Treading a path to make Harford friendlier to bikes, pedestrians

Workshops to promote walkable communities

April 24, 2005|By Karen Nitkin | Karen Nitkin,SPECIAL TO THE SUN

Growing up in a small town in Michigan, Jeff Springer remembers the days when he could walk to the store for a gallon of milk and be home a few minutes later. Now he lives in Harford County, and the nearest grocery store is a mile and a half away.

He wouldn't mind riding his bike there, but there are no bike racks. So, like so many other people, he finds himself getting in his car to run errands.

Springer, a civil engineer who is earning his master's degree in urban planning at Morgan State University, would like to see the communities in Harford County become more accessible to walkers and bicyclists.

He's working with a nonprofit organization, the National Center for Bicycling and Walking, to help organize four workshops in the county May 4 and 5.

The workshops, funded by the Maryland Department of Transportation, will bring together municipal planners, elected officials and residents to discuss ways to make Harford County friendlier to pedestrians and bicyclists. Springer has volunteered to serve as a point of contact for participants. "I'm doing this out of just a passion because it needs to be done," he said.

Bob Chauncey, the director of policy analysis for the center, will be in Harford County as part of the center's contract with the state Department of Transportation to do four weeks of workshops in Maryland. He conducts about 120 of these workshops throughout the country each year, he said.

Chauncey, who lives on Maryland's Eastern Shore, in Chestertown, said Maryland is no better or worse than other states has has visited.

In Maryland suburbs, as in other states he's traveled to, he has seen a residential development on one side of the street, a shopping center on the other, and a street too dangerous to cross.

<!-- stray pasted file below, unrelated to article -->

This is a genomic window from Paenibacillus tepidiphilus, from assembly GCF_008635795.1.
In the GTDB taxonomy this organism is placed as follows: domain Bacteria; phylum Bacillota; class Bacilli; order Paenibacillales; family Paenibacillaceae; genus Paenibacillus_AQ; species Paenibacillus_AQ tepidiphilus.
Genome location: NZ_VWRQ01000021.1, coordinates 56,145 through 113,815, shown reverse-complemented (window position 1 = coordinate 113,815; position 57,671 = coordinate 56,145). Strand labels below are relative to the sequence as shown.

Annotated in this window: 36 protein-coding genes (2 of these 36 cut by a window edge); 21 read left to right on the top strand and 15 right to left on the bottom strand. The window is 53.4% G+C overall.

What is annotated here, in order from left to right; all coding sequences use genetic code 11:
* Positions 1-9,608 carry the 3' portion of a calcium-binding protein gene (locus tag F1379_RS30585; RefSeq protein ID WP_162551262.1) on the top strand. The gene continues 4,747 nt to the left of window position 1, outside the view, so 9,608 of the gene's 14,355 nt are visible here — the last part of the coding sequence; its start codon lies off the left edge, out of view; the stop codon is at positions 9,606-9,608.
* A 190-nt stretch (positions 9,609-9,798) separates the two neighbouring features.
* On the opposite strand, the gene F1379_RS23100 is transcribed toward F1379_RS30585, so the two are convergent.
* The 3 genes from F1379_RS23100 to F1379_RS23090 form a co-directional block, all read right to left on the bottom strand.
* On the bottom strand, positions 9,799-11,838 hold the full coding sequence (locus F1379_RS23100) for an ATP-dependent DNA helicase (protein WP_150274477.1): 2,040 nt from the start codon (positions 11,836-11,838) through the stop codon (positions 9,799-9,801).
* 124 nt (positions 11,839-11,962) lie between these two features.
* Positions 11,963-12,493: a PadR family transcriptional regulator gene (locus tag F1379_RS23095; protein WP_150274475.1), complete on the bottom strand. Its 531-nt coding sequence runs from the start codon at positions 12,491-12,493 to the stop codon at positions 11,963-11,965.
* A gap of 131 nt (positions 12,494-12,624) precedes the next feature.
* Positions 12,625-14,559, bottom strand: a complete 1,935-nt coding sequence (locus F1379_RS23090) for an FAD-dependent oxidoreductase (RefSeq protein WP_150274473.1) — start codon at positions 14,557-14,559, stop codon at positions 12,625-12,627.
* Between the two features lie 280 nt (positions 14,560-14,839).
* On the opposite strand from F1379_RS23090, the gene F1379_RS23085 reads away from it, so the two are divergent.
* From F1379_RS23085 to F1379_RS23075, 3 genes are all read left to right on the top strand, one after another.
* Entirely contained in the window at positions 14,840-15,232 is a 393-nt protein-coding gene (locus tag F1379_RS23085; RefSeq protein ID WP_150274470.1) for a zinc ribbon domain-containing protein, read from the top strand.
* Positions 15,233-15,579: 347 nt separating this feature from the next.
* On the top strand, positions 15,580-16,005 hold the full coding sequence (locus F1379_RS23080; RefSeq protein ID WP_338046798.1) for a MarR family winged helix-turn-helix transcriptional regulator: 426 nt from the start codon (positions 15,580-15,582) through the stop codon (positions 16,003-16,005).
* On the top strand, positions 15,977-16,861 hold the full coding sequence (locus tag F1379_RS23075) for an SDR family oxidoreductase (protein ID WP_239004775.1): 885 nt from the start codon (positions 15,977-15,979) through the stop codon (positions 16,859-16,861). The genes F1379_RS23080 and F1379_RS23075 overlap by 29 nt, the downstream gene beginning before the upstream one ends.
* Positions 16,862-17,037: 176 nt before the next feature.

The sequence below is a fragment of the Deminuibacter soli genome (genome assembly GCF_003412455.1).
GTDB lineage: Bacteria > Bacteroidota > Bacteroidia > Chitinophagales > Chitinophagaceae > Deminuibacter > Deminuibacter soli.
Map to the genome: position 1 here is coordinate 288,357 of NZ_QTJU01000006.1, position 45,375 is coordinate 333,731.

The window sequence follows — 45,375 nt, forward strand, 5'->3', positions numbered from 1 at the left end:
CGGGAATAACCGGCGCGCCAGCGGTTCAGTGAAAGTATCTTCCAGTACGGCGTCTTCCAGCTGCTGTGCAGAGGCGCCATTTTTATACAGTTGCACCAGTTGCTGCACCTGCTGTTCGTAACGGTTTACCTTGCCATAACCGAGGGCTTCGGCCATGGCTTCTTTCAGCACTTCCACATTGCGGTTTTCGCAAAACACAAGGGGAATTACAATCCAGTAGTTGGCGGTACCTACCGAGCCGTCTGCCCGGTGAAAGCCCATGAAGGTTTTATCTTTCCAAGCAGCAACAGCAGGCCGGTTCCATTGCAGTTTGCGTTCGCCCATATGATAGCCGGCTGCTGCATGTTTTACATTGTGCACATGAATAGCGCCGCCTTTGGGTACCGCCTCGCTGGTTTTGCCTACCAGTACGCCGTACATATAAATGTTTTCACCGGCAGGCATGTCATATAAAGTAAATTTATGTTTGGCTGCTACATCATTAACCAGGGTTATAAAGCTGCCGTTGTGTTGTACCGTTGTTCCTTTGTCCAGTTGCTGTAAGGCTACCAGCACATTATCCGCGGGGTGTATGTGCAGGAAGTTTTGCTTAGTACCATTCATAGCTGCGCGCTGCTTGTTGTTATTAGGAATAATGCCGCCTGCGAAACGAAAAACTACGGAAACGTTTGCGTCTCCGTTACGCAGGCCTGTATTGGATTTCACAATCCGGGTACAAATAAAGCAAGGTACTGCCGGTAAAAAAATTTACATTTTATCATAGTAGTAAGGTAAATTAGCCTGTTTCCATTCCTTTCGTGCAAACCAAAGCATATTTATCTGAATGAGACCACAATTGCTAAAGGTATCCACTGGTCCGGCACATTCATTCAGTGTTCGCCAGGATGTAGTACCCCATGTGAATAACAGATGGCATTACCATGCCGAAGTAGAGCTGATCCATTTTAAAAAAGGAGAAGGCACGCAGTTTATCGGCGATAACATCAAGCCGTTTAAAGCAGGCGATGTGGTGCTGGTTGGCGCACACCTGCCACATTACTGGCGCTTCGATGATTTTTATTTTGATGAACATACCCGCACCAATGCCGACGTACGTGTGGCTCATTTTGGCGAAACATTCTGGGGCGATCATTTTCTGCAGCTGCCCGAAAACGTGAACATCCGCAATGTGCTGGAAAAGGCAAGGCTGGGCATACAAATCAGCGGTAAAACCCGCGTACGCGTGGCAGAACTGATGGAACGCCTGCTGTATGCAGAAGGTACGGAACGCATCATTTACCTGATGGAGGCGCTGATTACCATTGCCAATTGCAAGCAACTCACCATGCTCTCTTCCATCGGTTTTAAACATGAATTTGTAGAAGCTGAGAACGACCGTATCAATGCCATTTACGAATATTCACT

"You just can't walk across the street without taking your life in your hands," he said.

The four-hour workshops typically begin with a presentation in which Chauncey discusses characteristics of a walkable community.

"Picture a typical sidewalk," he said. "In a walkable community, it's wider than five or six feet to allow you to actually converse with someone while you're walking. It's well-maintained; it's well-lit."

It also has shade trees and a buffer, maybe a planting strip, between the sidewalk and the traffic.

Sidewalks are in a grid, so people can walk from one place to another without backtracking. Also, crosswalks are well-maintained. Traffic-calming devices such as speed bumps keep cars from speeding in residential communities.

"Then we take people for a walk, and we point out in their communities what's good and what's not so good," he said.

When everyone goes back inside, they sit down in small groups with detailed maps and discuss in detail what can be changed, he said.

"Then we talk about all that," Chauncey said. "The community listens to each other." The final step is for the group to come up with specific ideas that can be implemented.

Chauncey will share ideas that have worked in other communities, such as having parents share the responsibility for walking kids to school. A simple change such as installing bike racks in front of stores can make a difference.

Springer noted that only about 10 percent of children nationwide walk to school these days, in large part because the roads are not safe for walkers.

Chauncey outlined some of the benefits of encouraging walking and bike riding. "In our presentations, we talk about health, we talk about the fact that as a nation we're getting fatter and that our kids are getting fatter, and that's a real crime," Chauncey said.

He also noted that increased walking and biking leads to less pollution from cars. There are also financial benefits. Reduced reliance on automobiles reduces the costs associated with driving - not just the price of the vehicles and fuel, but road maintenance, health costs from accidents, police and emergency responders, he said. And houses in walkable communities are typically worth more.

Besides, not everyone can drive. Children who are too young to drive have to rely on adults to take them places if they can't walk there, he said.

"We're not saying, `Let's sell all the cars,' but we are saying we are pro-transportation choice. Let's give people some options," he said.

The workshops are scheduled for May 4 at Aberdeen Town Hall from 8 a.m. to noon (410-272-1600) and Harford Community College from 1 to 5 p.m. (410-836-4400); and May 5 at the Armory on Main Street in Bel Air from 8 a.m. to noon (410-638-4545) and the Havre de Grace Police Station from 1 to 5 p.m. (410-939-1800).

For more information about NCBW, visit

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